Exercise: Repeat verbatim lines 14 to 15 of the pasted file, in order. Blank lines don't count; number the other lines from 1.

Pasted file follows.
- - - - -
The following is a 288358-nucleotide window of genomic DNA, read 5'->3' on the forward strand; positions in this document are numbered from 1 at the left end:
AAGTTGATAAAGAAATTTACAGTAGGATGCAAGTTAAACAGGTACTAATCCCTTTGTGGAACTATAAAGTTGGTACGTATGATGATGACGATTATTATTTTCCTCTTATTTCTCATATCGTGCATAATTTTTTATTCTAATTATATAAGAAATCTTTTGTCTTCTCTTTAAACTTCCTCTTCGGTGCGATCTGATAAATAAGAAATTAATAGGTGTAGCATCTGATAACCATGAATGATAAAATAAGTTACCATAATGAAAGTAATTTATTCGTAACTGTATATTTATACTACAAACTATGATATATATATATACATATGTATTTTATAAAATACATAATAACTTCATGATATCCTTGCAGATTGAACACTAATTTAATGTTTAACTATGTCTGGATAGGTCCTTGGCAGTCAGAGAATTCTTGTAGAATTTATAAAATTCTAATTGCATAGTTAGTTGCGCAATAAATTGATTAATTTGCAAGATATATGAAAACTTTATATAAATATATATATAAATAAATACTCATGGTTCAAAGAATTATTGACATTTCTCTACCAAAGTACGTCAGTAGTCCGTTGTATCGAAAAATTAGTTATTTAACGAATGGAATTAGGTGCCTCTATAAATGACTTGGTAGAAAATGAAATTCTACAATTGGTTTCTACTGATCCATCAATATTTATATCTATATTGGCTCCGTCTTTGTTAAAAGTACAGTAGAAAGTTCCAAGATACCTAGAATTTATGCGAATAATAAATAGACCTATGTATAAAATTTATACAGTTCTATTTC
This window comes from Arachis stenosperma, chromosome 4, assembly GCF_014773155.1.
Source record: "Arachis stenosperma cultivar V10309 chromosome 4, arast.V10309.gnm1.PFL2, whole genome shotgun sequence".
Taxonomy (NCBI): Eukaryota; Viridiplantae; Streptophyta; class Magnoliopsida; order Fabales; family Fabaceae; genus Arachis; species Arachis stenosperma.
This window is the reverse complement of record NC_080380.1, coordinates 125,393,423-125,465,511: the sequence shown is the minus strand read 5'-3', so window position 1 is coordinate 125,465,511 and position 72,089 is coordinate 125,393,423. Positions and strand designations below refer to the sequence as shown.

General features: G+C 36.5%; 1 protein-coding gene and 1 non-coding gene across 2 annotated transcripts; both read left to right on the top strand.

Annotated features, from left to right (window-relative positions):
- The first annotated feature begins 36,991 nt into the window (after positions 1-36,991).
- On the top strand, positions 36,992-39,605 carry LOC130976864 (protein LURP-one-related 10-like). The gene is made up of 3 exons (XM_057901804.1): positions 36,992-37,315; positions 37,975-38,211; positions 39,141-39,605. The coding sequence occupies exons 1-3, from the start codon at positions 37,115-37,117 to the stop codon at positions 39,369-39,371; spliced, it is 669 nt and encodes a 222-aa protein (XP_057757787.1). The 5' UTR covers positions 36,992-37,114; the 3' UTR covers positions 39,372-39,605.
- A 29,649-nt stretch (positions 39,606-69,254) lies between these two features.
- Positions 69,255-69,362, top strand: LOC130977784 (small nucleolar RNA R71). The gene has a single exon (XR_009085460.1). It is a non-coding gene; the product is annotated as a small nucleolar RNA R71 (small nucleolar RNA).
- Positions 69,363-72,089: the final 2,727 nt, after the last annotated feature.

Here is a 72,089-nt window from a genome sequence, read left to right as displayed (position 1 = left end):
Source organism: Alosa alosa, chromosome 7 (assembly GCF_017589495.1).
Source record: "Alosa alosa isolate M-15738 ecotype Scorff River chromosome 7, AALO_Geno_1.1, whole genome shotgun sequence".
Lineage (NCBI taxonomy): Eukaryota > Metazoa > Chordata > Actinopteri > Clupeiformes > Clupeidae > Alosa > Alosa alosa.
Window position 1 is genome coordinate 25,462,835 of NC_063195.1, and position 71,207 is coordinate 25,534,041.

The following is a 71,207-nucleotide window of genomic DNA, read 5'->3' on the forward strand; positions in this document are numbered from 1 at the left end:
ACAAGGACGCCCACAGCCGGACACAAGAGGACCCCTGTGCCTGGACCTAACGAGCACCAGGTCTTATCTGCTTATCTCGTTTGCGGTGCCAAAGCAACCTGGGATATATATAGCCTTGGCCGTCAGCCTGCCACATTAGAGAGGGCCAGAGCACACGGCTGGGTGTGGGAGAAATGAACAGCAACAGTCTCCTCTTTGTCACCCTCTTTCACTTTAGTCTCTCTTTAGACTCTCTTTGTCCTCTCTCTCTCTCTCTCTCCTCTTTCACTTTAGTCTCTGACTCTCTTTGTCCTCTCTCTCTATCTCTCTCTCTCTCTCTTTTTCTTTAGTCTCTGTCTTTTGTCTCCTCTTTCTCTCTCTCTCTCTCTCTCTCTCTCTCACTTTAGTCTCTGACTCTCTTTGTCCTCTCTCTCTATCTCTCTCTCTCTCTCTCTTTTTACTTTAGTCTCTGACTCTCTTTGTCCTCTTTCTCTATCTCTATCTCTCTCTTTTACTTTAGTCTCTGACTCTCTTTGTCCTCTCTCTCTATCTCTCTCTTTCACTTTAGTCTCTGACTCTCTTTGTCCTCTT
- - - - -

Here is a 72,089-nt window from a genome sequence, read left to right as displayed (position 1 = left end):
Source organism: Alosa alosa, chromosome 7 (assembly GCF_017589495.1).